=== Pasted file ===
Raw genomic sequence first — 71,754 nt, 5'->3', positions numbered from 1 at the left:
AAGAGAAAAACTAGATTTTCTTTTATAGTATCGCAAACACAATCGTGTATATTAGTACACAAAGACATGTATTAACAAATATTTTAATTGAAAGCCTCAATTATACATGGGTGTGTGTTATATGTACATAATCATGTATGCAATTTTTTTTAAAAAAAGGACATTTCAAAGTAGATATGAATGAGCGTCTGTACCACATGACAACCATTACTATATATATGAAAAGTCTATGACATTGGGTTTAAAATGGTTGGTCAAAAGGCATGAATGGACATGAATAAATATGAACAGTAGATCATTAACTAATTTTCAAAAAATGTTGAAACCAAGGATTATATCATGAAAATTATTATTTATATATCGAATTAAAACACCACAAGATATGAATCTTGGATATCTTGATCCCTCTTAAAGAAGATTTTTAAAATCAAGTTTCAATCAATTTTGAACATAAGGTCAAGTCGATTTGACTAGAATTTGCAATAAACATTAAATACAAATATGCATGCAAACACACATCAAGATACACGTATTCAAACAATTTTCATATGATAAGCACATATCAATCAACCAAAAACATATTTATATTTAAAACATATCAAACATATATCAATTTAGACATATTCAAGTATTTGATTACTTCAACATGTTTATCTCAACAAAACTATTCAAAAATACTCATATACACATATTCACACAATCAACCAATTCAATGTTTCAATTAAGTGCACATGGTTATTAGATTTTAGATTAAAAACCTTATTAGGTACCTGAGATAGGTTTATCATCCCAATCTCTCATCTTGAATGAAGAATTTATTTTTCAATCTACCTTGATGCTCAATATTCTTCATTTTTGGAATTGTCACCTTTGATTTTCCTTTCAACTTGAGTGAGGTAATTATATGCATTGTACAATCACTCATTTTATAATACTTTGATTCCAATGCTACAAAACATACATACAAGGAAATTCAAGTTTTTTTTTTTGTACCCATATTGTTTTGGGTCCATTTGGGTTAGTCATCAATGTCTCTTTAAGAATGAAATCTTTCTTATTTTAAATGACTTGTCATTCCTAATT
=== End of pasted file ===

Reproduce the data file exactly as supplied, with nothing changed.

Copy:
Raw genomic sequence first — 71,754 nt, 5'->3', positions numbered from 1 at the left:
AAGAGAAAAACTAGATTTTCTTTTATAGTATCGCAAACACAATCGTGTATATTAGTACACAAAGACATGTATTAACAAATATTTTAATTGAAAGCCTCAATTATACATGGGTGTGTGTTATATGTACATAATCATGTATGCAATTTTTTTTAAAAAAAGGACATTTCAAAGTAGATATGAATGAGCGTCTGTACCACATGACAACCATTACTATATATATGAAAAGTCTATGACATTGGGTTTAAAATGGTTGGTCAAAAGGCATGAATGGACATGAATAAATATGAACAGTAGATCATTAACTAATTTTCAAAAAATGTTGAAACCAAGGATTATATCATGAAAATTATTATTTATATATCGAATTAAAACACCACAAGATATGAATCTTGGATATCTTGATCCCTCTTAAAGAAGATTTTTAAAATCAAGTTTCAATCAATTTTGAACATAAGGTCAAGTCGATTTGACTAGAATTTGCAATAAACATTAAATACAAATATGCATGCAAACACACATCAAGATACACGTATTCAAACAATTTTCATATGATAAGCACATATCAATCAACCAAAAACATATTTATATTTAAAACATATCAAACATATATCAATTTAGACATATTCAAGTATTTGATTACTTCAACATGTTTATCTCAACAAAACTATTCAAAAATACTCATATACACATATTCACACAATCAACCAATTCAATGTTTCAATTAAGTGCACATGGTTATTAGATTTTAGATTAAAAACCTTATTAGGTACCTGAGATAGGTTTATCATCCCAATCTCTCATCTTGAATGAAGAATTTATTTTTCAATCTACCTTGATGCTCAATATTCTTCATTTTTGGAATTGTCACCTTTGATTTTCCTTTCAACTTGAGTGAGGTAATTATATGCATTGTACAATCACTCATTTTATAATACTTTGATTCCAATGCTACAAAACATACATACAAGGAAATTCAAGTTTTTTTTTTTGTACCCATATTGTTTTGGGTCCATTTGGGTTAGTCATCAATGTCTCTTTAAGAATGAAATCTTTCTTATTTTAAATGACTTGTCATTCCTAATT